The old man cracked a smile. “That’s the thing,” he said. “If they are or they aren’t, the chatter out there would be the exact same. Would you be surprised if I told you they’re very much real?”

“Hell, yeah, I’d be surprised.”

“Good.” The Senator slid a folder across the desk. Donald eyed it and held up a hand.

“Wait. Are they real or aren’t they? What’re you trying to tell me?”

Senator Thurman laughed. “Of course they’re not real. Are you kidding?” He took his hand off the folder and propped his elbows on the desk. “Have you seen how much NASA wants from us so they can fly to Mars and back? No way we’re getting to another star. Ever. And no one’s coming here. Hell, why would they?”

Donald didn’t know what to think, which was a far cry from how he’d felt less than a minute ago. He saw what the Senator meant, how truth and lies seemed black and white, but mixed together, they made everything gray and confusing. He glanced down at the folder. It looked similar to the one Mick had been carrying and reminded him of the government’s fondness for all things outdated.

“This is denial, right?” He studied the Senator. “That’s what you’re doing right now. You’re trying to throw me off.”

“No. This is me telling you to stop watching so many science fiction flicks. In fact, why do you think those eggheads are always dreaming of colonizing some other planet? You have any idea what would be involved? It’s ludicrous. Not cost-effective.”

Donald shrugged. He didn’t think it was ludicrous. He twisted the cap back onto his water. “It’s in our nature to dream of open space,” he said. “To find room to spread out in. Isn’t that how we ended up here?”

“Here? In America?” The Senator laughed. “We didn’t come here and find open space. We got a bunch of people sick, killed them, and made space.” Thurman pointed at the folder. “Which brings me to this. I’ve got something I’d like you to work on.”

Donald leaned forward and placed his bottle on the leather inlay of the formidable desk. He took the folder.

“Is this something coming through committee?”

He tried to temper his hopes. It was alluring to think of co-authoring a bill his first year in office. He opened the folder and tilted it toward the window, where storms were gathering.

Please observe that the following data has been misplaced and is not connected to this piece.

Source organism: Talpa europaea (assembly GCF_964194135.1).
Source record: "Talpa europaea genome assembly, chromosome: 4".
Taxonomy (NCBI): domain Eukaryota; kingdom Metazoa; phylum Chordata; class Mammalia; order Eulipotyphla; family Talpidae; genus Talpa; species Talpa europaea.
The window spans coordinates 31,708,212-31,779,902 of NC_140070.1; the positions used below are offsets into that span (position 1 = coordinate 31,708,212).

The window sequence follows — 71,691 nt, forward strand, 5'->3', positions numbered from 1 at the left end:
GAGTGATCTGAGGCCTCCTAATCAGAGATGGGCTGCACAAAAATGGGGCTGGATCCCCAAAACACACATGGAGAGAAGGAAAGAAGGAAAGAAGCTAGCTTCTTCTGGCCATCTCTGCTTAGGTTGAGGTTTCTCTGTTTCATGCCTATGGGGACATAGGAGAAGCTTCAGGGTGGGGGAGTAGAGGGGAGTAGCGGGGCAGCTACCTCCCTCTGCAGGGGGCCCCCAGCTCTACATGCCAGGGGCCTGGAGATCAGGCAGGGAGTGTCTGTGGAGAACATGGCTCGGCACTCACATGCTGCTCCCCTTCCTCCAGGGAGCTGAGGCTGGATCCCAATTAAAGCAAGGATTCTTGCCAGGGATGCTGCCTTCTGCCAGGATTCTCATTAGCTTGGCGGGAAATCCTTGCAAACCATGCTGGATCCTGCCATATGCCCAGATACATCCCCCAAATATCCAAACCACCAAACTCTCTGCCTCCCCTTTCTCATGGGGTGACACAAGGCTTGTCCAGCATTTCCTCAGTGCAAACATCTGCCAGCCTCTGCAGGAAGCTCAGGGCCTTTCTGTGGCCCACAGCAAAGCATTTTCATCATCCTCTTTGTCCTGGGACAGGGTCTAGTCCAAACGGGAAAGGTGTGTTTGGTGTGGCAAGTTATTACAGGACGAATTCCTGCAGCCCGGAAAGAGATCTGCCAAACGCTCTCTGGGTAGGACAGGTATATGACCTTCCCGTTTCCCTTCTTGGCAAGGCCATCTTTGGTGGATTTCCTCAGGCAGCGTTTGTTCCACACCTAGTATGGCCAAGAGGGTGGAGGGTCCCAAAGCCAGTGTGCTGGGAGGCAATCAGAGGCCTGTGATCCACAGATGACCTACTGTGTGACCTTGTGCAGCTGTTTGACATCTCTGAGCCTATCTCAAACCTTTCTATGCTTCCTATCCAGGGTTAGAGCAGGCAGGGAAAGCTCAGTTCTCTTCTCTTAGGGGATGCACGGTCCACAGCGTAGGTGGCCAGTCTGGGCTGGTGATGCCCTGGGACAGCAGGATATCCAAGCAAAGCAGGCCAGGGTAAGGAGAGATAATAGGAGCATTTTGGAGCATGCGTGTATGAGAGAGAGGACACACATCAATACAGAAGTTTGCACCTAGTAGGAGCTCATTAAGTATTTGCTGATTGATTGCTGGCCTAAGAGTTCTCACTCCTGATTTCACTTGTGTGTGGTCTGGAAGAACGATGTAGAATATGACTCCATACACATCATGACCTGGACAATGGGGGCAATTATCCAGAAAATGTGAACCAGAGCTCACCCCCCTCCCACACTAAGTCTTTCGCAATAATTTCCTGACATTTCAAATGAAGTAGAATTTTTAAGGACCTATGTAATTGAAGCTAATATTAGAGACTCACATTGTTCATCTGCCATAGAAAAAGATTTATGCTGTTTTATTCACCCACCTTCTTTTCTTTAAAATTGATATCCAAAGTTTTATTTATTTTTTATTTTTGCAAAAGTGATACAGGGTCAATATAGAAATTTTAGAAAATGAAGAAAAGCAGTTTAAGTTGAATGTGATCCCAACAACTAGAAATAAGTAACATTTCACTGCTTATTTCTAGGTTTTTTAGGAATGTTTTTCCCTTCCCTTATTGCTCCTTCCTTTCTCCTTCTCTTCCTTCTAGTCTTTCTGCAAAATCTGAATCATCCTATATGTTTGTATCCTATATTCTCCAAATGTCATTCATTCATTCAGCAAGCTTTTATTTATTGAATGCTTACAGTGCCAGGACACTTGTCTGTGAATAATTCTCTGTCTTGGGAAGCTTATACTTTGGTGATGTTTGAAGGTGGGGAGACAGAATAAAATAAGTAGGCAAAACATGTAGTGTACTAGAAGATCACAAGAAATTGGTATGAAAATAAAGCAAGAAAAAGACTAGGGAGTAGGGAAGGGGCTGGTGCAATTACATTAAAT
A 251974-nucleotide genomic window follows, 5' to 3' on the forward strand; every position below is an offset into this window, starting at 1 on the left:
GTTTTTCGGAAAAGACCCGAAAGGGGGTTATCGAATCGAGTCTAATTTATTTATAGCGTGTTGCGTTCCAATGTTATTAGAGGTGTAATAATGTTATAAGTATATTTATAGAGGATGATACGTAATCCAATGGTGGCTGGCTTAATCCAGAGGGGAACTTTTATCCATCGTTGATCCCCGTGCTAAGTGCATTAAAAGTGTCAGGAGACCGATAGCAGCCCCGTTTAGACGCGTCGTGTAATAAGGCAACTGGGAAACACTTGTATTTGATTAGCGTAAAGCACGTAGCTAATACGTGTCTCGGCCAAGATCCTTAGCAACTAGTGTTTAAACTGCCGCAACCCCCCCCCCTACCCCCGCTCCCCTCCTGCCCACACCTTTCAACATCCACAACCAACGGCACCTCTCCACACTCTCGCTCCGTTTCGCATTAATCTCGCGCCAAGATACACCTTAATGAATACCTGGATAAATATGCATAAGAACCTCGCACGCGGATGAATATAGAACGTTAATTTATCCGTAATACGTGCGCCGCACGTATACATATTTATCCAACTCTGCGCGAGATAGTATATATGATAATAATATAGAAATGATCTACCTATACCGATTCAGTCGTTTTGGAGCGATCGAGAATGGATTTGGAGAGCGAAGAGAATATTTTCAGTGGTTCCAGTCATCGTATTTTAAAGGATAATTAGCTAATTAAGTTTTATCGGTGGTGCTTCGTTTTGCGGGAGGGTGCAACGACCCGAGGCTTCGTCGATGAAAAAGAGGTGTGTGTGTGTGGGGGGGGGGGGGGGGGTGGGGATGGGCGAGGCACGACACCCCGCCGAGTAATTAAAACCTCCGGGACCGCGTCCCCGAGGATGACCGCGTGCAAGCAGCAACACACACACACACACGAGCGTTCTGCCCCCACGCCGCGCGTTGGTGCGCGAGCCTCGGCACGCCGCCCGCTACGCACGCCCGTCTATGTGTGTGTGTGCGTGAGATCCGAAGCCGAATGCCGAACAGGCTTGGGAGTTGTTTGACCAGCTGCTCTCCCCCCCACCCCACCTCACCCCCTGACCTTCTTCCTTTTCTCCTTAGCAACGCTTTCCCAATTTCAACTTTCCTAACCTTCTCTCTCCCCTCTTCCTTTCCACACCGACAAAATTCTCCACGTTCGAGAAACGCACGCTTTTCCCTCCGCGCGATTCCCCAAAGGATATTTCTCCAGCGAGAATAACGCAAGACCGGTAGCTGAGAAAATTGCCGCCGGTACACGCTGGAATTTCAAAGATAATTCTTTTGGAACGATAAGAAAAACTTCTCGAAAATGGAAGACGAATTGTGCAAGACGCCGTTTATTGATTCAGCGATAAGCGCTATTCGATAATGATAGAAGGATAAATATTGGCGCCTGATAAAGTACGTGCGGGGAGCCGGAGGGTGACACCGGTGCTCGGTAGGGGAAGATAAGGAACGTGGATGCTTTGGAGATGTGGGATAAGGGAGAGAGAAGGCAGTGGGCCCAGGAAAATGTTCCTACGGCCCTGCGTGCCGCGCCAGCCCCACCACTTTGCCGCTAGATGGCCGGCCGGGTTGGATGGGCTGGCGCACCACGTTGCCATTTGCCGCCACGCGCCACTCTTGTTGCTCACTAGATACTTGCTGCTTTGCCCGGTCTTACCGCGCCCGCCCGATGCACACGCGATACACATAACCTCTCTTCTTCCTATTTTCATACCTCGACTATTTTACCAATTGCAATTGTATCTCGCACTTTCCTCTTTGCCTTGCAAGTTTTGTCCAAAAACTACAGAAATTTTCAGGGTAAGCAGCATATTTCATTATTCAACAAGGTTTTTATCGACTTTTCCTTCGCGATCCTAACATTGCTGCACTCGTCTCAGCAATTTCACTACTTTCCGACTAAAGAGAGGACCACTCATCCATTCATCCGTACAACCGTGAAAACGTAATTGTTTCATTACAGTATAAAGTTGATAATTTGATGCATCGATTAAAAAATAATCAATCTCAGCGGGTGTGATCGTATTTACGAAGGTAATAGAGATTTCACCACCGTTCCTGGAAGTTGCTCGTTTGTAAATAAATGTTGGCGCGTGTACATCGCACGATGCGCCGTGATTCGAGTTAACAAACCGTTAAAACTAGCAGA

“No, nothing like that. This is about CAD-FAC.”

Donald nodded. Of course. The preamble about secrets and conspiracies suddenly made perfect sense, as did the gathering of Georgia congressmen outside. This was about the Containment and Disposal Facility at the heart of the Senator’s new energy bill, the complex that would one day house most of the world’s spent nuclear fuel. Or, according to the websites Thurman had alluded to, it was going to be the next Area 51, or the site where a new-and-improved superbomb was being built, or a place where mad scientists would tunnel to the center of the earth to prevent the core from melting down, or a secure holding facility for Libertarians who had purchased one too many guns at Walmart. Take your pick. There was enough noise out there to hide any truth.

“Yeah,” Donald said, deflated. “I’ve been getting some entertaining calls from my district.” He didn’t dare mention the one about the Lizard People, or the one that had to do with magnetic poles flipping. “I want you to know, sir, that privately I’m behind the facility one hundred percent.” He looked up at the Senator. “I’m glad I didn’t have to vote on it publicly, of course, but it was about time someone offered up their backyard, right?”

“Precisely. For the common good.” Senator Thurman took a long pull from his water, and Donald noticed for the first time that his office didn’t reek of old cigar smoke, wasn’t infused with the stench of pipe tobacco, aged leather, expensive whiskey, and the other deal-making scents he constantly nosed back at Rayburn. Hell, despite Helen’s aromatic electric candles, his own office still stank like the eight-term Representative he’d ousted in the primaries—the one who had voted on the energy bill.

Thurman leaned back in his chair and cleared his throat. “You’re a sharp young man, Donny. Not everyone sees what a boon to our state this’ll be. A real life-saver.” He smiled. “I’m sorry, you are still going by Donny, right? Or is it Donald, now?”